5S workplace are less likely to have pollution issues by accident or lack of rigor/discipline.

Tidy smaller workplaces require fewer air conditioning or heating, less lighting.

Constantly cleaned areas are easier to keep clean and require less aggressive chemicals to remove smear and stains.

This is not greenwashing but concrete actions.


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What is Little’s law? What is it good for?

Little’s law is a simple equation explaining how Waiting Time, Throughput and Inventory are related.

Wait Time = Inventory (or WIP) / Throughput

Here is a video about Little’s law:

Fine, what is Little’s law good for?

Well, if a process lead time is too long, chances are that work-in-progress (WIP) is too high. For a given processing rate (Throughput), the lead time will be equal to WIP/Throughput. To reduce the lead time the process Throughput must be increased or the WIP reduced.

Throughput is usually limited by some constraint: machining speed, resources available and so on. It may not be easy to increase Throughput.

WIP on the other hand can generally be controlled by limiting the inventory or the work to be done entering the system upfront.

In this video, Philip Marris explains how to reduce WIP by controlling the flow of work entering the system. Even he does not mention Little’s law, it is indeed used to reduce Inventory.


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5S in hospital

5S are as well an approach, philosophy and methodology to better workplace organization, foundations for efficient and safe work, as well as insuring quality and continuous improvement. They originated in their current form* in industrial workshops in Japan, leading many people to think “this is a production thing“.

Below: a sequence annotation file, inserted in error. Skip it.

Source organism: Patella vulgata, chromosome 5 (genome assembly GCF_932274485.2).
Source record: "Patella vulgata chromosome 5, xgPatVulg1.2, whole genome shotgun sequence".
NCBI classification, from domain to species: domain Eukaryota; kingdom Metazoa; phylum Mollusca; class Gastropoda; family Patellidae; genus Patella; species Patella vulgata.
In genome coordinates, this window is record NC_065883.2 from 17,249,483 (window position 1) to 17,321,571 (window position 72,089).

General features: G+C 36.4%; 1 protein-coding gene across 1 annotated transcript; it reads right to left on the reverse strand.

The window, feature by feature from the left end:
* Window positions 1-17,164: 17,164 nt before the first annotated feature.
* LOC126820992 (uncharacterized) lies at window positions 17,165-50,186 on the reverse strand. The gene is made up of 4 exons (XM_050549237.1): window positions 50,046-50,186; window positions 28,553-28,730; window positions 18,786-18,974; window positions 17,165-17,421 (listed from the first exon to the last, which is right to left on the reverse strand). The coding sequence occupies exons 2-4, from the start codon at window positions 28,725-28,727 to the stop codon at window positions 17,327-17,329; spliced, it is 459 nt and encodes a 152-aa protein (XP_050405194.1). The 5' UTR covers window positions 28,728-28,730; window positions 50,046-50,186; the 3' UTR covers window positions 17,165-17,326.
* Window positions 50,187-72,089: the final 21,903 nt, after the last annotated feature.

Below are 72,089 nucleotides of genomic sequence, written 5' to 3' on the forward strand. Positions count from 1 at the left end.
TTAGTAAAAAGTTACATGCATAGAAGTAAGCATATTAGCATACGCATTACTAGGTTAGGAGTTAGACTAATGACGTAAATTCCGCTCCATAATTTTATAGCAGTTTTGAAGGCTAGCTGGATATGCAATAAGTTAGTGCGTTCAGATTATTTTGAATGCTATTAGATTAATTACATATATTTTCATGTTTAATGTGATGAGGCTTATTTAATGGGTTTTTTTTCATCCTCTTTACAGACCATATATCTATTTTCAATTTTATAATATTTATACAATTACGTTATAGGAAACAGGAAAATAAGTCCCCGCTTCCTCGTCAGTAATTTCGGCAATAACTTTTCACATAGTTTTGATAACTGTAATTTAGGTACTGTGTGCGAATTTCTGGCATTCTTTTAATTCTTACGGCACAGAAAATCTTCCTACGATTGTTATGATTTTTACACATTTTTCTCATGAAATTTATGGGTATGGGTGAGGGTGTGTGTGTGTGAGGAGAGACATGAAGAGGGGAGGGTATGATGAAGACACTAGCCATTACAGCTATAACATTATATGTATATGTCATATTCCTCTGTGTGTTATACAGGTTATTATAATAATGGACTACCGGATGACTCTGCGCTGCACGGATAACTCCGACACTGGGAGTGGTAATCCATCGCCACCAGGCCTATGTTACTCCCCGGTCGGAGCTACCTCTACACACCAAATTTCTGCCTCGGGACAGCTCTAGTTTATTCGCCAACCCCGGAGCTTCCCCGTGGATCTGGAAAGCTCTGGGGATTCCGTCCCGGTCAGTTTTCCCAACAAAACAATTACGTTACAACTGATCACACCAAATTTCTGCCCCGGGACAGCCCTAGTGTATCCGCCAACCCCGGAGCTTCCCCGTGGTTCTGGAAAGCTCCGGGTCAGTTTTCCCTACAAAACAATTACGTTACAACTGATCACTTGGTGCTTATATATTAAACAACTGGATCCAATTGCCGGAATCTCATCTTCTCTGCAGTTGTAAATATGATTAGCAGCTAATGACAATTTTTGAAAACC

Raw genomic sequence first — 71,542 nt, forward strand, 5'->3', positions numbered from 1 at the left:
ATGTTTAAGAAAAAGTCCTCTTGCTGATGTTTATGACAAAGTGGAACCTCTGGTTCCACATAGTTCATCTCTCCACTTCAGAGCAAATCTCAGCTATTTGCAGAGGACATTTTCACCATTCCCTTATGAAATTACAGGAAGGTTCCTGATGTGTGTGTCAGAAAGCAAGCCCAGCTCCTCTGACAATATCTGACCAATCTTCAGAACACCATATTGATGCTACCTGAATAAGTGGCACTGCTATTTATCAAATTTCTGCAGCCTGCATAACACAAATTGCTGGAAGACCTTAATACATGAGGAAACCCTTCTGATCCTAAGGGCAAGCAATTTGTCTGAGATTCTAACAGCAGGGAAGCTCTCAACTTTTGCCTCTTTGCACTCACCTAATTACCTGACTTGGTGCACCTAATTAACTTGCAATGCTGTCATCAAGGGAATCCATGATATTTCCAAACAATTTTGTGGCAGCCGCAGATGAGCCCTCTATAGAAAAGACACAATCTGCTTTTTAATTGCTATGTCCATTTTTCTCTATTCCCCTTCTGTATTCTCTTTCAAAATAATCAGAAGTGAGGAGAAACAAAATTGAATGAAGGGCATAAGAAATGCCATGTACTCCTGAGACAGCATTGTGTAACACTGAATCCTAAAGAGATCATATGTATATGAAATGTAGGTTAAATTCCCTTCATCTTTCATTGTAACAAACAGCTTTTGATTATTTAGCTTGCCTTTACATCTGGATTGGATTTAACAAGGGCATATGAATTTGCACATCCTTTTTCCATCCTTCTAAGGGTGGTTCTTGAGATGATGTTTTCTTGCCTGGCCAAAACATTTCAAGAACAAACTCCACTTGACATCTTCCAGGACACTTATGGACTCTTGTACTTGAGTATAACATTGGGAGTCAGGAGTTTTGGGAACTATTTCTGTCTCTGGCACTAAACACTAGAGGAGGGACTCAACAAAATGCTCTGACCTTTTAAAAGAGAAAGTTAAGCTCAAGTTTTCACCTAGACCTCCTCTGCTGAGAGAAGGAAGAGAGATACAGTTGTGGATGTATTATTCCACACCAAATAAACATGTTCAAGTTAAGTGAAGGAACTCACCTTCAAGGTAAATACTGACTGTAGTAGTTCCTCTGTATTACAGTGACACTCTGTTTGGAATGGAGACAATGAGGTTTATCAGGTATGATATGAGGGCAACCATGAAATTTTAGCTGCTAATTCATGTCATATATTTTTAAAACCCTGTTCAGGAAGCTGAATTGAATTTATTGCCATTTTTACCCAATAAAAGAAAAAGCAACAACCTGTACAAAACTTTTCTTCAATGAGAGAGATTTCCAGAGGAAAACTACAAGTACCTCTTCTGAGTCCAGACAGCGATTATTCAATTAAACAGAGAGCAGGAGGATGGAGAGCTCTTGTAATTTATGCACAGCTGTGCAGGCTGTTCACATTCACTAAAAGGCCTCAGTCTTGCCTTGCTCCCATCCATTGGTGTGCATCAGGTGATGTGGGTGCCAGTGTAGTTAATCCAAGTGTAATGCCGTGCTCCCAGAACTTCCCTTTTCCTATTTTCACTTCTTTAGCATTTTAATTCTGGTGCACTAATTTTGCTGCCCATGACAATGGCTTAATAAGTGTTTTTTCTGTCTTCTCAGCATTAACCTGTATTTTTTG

The following video shows a good example of the application of the 5S principles in a Toronto hospital.


*I believe 5S preexisted in different forms, especially in the TWI cards during WWII.


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Trial and learn approach with PDSA

PDSA is a variant of Shewhart’s PDCA (Plan Do Check Act) cycle where Check is replaced with Study. It is used to structure a series of trials or experiments and learn from the results.

Let’s look closer at each phase:

Plan means:

  • describe what is to be achieved, the goal, the outcome
  • frame the improvement efforts and
  • align efforts onto the goal
  • prepare a set of “experiments” supposed to improve the situation
  • prepare the “how” the collected data will be analyzed

Do means:

  • carry out the planned actions
  • collect data

Study means:

  • analyse collected data
  • compare results to predicted outcome
  • capture the lessons learned (influencing vs. neutral factors)

Act means:

  • according to latest results and accumulated experience, what is the next cycle about, i.e. what are the next assumptions?
  • start a new PDSA cycle with a new set of assumptions

Tips:

  • limit the ambition for each cycle and prefer several small incremental steps rather than quantum leaps. “Learning will be improved if fed in small bits”
  • keep the experiences simple by limiting the number of variables

Smaller steps allow to adjust better and faster to small (environmental or system) parameter changes. Smaller steps and limited number of parameter i.e. simpler experimentation is easier to carry out with non-specialists like shop floor personnel.

During the Study (S) phase:

  • look for consistency of actions carried out vs. those planned
  • check if conditions, support, etc were as planned, no biases
  • is the result an improvement?
  • is the system as a whole improved or is it just a local improvement?
  • can we conclude the original assumption(s) is/are valid?

PDSA compared to PDCA

With PDCA, the Check phase suggest an existing benchmark, reference or standard against which to assess the result of the Do phase. It is a compliance check. In PDSA the importance is building knowledge and improve by trial-and-learning. In PDSA, the failure to improve is as valuable than the improvement, as there is a lesson to be learnt behind it.

Any comments?